Sponsored by Exensor
26 Nov 20. Australian Defence Minister responds to WA government push for Collins Class FCD push. Defence Minister Linda Reynolds has reaffirmed the Commonwealth government’s commitment to naval shipbuilding and the development of a leading-edge naval shipbuilding capability in Western Australia, but has stopped short of announcing the location for Full Cycle Docking (FCD) for the Royal Australian Navy’s Collins Class submarines.
The Minister for Defence Linda Reynoldshas issued a fiercely worded reminder to industry and the media, while also setting a very pointed challenge at the feet of the West Australian government following comments made recently by Premier Mark McGowan and Defence Issues Minister Paul Papalia regarding the government’s decision time frame for the Collins Class Full Cycle Docking (FCD) intentions.
“Our submarine capability is one of the most strategically important and complex capabilities in our Defence Force. To preserve our hard won submarine availability that is above international benchmarks, the government is carefully considering the needs of managing the entirety of our submarine program,” Minister Reynolds said.
“A decision on Full Cycle Docking for the Collins Class submarine will be made in the national interest following a deliberative process of government consideration.”
A consistent focal point for the Commonwealth government has been the capacity of the workforce in Western Australia to meet the exacting standards required to keep contemporary combat submarines updated and in the water, with Minister Reynolds detailing: “The considerations include the need to preserve and grow our expert skills sets and knowledge in the Collins Class workforce, the best long term maintenance outcome, achieving steady growth across the enterprise, the continued need to deliver operational outcomes, and above all, what is in the national interest.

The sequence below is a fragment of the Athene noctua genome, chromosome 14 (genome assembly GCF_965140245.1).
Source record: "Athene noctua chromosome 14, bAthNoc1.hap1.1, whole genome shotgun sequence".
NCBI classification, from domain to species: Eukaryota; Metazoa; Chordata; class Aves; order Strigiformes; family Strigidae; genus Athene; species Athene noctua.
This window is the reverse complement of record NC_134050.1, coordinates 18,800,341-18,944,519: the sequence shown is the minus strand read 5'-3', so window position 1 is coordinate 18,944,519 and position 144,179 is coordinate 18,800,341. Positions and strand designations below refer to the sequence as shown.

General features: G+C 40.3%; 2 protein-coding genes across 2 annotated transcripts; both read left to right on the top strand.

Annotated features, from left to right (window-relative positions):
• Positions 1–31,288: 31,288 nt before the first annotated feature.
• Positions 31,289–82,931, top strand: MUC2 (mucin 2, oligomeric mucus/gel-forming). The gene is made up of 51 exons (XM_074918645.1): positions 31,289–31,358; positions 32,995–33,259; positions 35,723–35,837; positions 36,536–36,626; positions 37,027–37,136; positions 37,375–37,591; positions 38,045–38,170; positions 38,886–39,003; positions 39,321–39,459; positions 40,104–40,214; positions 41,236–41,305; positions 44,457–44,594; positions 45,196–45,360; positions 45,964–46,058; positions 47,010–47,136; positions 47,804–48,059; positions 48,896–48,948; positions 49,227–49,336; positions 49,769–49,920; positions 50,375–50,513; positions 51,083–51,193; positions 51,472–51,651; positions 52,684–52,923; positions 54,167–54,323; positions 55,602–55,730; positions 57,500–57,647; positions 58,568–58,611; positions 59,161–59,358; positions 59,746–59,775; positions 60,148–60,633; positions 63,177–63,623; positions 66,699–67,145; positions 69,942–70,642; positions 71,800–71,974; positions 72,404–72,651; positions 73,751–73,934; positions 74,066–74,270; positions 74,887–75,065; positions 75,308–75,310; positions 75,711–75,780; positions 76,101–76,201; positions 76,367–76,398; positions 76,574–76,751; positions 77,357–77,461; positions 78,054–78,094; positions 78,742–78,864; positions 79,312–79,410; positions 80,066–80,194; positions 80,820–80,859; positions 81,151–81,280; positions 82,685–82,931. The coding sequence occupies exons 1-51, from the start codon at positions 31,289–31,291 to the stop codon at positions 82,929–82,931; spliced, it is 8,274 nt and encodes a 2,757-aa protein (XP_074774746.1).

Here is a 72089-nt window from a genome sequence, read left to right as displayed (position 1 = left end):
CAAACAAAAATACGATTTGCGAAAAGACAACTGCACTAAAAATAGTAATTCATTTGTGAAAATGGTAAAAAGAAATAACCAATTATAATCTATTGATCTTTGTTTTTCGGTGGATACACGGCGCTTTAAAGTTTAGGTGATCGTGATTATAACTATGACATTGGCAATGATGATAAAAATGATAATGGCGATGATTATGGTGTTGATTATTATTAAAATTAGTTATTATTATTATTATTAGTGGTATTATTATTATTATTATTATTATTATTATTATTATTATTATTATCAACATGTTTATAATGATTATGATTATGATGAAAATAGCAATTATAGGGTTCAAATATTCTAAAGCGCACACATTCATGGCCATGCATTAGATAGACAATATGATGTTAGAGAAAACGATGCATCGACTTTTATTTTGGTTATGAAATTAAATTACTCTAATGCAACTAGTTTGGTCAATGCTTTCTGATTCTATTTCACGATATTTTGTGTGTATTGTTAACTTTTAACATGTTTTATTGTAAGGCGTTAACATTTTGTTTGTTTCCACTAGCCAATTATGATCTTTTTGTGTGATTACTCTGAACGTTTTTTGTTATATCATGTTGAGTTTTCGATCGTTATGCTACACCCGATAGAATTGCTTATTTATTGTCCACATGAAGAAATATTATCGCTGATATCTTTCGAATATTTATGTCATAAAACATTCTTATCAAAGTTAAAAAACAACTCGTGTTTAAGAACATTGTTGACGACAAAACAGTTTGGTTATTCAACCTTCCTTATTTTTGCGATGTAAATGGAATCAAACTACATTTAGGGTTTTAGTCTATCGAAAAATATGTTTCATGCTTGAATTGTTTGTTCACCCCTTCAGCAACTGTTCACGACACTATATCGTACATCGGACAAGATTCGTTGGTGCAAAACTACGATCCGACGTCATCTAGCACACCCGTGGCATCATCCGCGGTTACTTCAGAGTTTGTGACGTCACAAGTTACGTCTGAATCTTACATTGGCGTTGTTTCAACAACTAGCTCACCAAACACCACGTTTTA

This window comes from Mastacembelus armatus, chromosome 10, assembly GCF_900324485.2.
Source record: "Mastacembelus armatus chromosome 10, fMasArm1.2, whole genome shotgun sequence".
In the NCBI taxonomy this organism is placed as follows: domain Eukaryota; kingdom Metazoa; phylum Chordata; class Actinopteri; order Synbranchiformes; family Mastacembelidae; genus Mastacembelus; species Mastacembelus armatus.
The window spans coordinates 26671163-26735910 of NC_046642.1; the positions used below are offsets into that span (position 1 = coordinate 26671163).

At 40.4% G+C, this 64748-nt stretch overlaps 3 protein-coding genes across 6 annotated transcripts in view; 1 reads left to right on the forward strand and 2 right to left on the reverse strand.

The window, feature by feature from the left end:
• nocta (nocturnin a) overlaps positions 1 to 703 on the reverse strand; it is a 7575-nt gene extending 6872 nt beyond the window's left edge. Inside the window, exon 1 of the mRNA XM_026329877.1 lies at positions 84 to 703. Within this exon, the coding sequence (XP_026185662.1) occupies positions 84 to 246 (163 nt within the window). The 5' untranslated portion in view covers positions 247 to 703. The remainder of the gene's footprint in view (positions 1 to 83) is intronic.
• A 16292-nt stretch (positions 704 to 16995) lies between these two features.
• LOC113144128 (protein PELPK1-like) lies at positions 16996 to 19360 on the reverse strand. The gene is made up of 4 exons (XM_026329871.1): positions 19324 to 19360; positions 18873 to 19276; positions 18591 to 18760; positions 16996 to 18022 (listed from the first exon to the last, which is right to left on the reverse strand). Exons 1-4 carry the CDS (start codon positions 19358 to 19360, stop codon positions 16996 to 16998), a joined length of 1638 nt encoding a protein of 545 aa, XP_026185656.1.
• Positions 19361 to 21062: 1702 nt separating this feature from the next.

“Whatever the decision, it is not a binary outcome. The government’s consideration on submarine sustainment will be made in the context of the entirety of our national naval shipbuilding plan.”
Premier McGowan made comments earlier in November, stating, “Western Australia has always said the decision must be made in the national interest. It would be deeply concerning to think the timing of a federal election would have any influence on when government and industry are notified of the future of this critical project.”
The call for a decision comes as the McGowan government this week reached a significant milestone in progressing its $100m-plus investment to support FCD and other Defence projects at the state’s marine industry hub at the Australian Marine Complex (AMC).
Minister Papalia added at the time, “We have worked hard over the last three-and-a-half years to demonstrate Western Australia’s superior capacity to undertake this work, and there is no doubt WA is the clear choice for locating FCD.”
The state government is now calling for expressions of interest from marine contractors to begin work on the design and construction of a major wharf upgrade – the first of four infrastructure projects valued at $87.6 m and set to create up to 600 jobs.
The wharf extension will create additional berth capacity and allow the accommodation of all RAN vessels.
Minister Reynolds’ response was sharp and directed at the West Australian government, stating, “For many years, I have championed at both state and federal government levels infrastructure investment at Henderson. This advocacy has seen $1.5bn in infrastructure at HMAS Stirling and Henderson committed, and the further investment of more than $300m for a new Maritime Underwater Range from the federal government.
“The Henderson Maritime Precinct, a state government facility, has been transformed into a hub of more than 100 companies servicing Defence’s need. But there is still much work to do to bring it up to world standard, including higher levels of automation, efficiency and flexibility – scalable to meet the future demands of a burgeoning industry, larger and more complex naval vessels, and for our allies and partners.”
The project at the key industrial hub will see the existing AMC Berth 1 lengthened by about 140 metres, together with the extension and upgrade of existing services on the wharf. It will also see the design of a new 200-metre Finger Wharf to create Berths 7 and 8, to increase future capability to service Collins Class and Attack Class submarines, and support larger naval vessels.